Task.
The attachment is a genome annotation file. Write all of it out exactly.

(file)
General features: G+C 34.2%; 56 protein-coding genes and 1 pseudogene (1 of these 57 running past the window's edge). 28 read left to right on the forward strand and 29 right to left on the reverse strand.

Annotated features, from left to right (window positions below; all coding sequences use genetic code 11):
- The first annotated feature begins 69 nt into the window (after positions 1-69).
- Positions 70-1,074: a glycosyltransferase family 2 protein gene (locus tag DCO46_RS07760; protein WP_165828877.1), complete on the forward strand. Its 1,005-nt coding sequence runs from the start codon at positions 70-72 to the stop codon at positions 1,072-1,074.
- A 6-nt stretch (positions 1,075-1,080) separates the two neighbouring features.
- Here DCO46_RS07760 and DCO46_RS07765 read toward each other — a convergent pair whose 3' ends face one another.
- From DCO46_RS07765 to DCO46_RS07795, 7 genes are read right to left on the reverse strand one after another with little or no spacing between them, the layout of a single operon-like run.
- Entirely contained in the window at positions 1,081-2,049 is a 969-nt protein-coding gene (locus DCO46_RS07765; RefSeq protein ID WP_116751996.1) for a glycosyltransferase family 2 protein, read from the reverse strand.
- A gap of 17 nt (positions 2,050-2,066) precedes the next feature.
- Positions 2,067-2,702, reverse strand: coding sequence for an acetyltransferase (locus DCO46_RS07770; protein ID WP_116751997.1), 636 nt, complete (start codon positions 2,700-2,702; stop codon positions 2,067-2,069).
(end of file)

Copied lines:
General features: G+C 34.2%; 56 protein-coding genes and 1 pseudogene (1 of these 57 running past the window's edge). 28 read left to right on the forward strand and 29 right to left on the reverse strand.

Annotated features, from left to right (window positions below; all coding sequences use genetic code 11):
- The first annotated feature begins 69 nt into the window (after positions 1-69).
- Positions 70-1,074: a glycosyltransferase family 2 protein gene (locus tag DCO46_RS07760; protein WP_165828877.1), complete on the forward strand. Its 1,005-nt coding sequence runs from the start codon at positions 70-72 to the stop codon at positions 1,072-1,074.
- A 6-nt stretch (positions 1,075-1,080) separates the two neighbouring features.
- Here DCO46_RS07760 and DCO46_RS07765 read toward each other — a convergent pair whose 3' ends face one another.
- From DCO46_RS07765 to DCO46_RS07795, 7 genes are read right to left on the reverse strand one after another with little or no spacing between them, the layout of a single operon-like run.
- Entirely contained in the window at positions 1,081-2,049 is a 969-nt protein-coding gene (locus DCO46_RS07765; RefSeq protein ID WP_116751996.1) for a glycosyltransferase family 2 protein, read from the reverse strand.
- A gap of 17 nt (positions 2,050-2,066) precedes the next feature.
- Positions 2,067-2,702, reverse strand: coding sequence for an acetyltransferase (locus DCO46_RS07770; protein ID WP_116751997.1), 636 nt, complete (start codon positions 2,700-2,702; stop codon positions 2,067-2,069).